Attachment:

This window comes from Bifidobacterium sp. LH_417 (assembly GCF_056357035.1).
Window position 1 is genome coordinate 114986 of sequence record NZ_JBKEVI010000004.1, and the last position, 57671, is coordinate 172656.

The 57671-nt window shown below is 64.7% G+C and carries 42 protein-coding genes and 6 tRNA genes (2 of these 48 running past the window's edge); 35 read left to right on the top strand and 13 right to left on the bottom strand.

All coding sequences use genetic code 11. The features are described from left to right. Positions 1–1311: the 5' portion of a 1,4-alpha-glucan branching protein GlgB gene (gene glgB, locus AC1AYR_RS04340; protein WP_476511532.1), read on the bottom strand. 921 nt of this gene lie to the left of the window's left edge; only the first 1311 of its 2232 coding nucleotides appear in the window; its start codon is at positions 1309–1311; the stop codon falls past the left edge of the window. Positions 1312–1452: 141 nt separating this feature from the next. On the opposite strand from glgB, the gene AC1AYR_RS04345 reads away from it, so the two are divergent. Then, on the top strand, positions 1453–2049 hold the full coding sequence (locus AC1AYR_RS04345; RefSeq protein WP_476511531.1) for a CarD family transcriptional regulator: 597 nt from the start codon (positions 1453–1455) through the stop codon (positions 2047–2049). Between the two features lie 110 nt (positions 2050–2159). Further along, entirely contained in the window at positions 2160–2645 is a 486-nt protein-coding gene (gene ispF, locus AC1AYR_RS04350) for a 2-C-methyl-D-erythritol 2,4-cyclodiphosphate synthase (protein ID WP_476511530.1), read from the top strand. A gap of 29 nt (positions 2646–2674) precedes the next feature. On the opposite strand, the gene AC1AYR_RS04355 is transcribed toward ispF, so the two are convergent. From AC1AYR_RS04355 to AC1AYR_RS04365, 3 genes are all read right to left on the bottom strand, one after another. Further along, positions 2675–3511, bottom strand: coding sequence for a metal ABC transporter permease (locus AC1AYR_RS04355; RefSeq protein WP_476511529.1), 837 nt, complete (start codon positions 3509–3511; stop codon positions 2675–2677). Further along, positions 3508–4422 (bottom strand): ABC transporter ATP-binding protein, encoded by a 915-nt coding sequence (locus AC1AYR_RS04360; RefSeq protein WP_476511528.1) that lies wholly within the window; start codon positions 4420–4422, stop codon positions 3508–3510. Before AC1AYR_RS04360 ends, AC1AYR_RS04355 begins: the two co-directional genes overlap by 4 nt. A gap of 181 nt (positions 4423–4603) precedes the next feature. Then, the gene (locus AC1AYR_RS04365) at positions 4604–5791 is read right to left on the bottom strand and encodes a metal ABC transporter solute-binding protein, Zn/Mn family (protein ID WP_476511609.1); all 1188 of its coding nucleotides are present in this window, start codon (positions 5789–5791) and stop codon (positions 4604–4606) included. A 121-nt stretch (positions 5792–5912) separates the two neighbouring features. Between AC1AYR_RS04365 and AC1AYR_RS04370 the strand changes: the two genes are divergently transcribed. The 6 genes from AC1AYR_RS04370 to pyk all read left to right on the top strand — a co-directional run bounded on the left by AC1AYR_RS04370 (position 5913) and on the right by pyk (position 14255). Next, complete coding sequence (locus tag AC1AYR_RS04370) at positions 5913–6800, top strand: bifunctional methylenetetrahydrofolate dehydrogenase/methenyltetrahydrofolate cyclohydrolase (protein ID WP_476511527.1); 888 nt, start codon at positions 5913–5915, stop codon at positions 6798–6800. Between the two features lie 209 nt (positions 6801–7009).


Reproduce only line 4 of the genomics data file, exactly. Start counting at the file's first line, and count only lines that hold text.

All coding sequences use genetic code 11. The features are described from left to right. Positions 1–1311: the 5' portion of a 1,4-alpha-glucan branching protein GlgB gene (gene glgB, locus AC1AYR_RS04340; protein WP_476511532.1), read on the bottom strand. 921 nt of this gene lie to the left of the window's left edge; only the first 1311 of its 2232 coding nucleotides appear in the window; its start codon is at positions 1309–1311; the stop codon falls past the left edge of the window. Positions 1312–1452: 141 nt separating this feature from the next. On the opposite strand from glgB, the gene AC1AYR_RS04345 reads away from it, so the two are divergent. Then, on the top strand, positions 1453–2049 hold the full coding sequence (locus AC1AYR_RS04345; RefSeq protein WP_476511531.1) for a CarD family transcriptional regulator: 597 nt from the start codon (positions 1453–1455) through the stop codon (positions 2047–2049). Between the two features lie 110 nt (positions 2050–2159). Further along, entirely contained in the window at positions 2160–2645 is a 486-nt protein-coding gene (gene ispF, locus AC1AYR_RS04350) for a 2-C-methyl-D-erythritol 2,4-cyclodiphosphate synthase (protein ID WP_476511530.1), read from the top strand. A gap of 29 nt (positions 2646–2674) precedes the next feature. On the opposite strand, the gene AC1AYR_RS04355 is transcribed toward ispF, so the two are convergent. From AC1AYR_RS04355 to AC1AYR_RS04365, 3 genes are all read right to left on the bottom strand, one after another. Further along, positions 2675–3511, bottom strand: coding sequence for a metal ABC transporter permease (locus AC1AYR_RS04355; RefSeq protein WP_476511529.1), 837 nt, complete (start codon positions 3509–3511; stop codon positions 2675–2677). Further along, positions 3508–4422 (bottom strand): ABC transporter ATP-binding protein, encoded by a 915-nt coding sequence (locus AC1AYR_RS04360; RefSeq protein WP_476511528.1) that lies wholly within the window; start codon positions 4420–4422, stop codon positions 3508–3510. Before AC1AYR_RS04360 ends, AC1AYR_RS04355 begins: the two co-directional genes overlap by 4 nt. A gap of 181 nt (positions 4423–4603) precedes the next feature. Then, the gene (locus AC1AYR_RS04365) at positions 4604–5791 is read right to left on the bottom strand and encodes a metal ABC transporter solute-binding protein, Zn/Mn family (protein ID WP_476511609.1); all 1188 of its coding nucleotides are present in this window, start codon (positions 5789–5791) and stop codon (positions 4604–4606) included. A 121-nt stretch (positions 5792–5912) separates the two neighbouring features. Between AC1AYR_RS04365 and AC1AYR_RS04370 the strand changes: the two genes are divergently transcribed. The 6 genes from AC1AYR_RS04370 to pyk all read left to right on the top strand — a co-directional run bounded on the left by AC1AYR_RS04370 (position 5913) and on the right by pyk (position 14255). Next, complete coding sequence (locus tag AC1AYR_RS04370) at positions 5913–6800, top strand: bifunctional methylenetetrahydrofolate dehydrogenase/methenyltetrahydrofolate cyclohydrolase (protein ID WP_476511527.1); 888 nt, start codon at positions 5913–5915, stop codon at positions 6798–6800. Between the two features lie 209 nt (positions 6801–7009).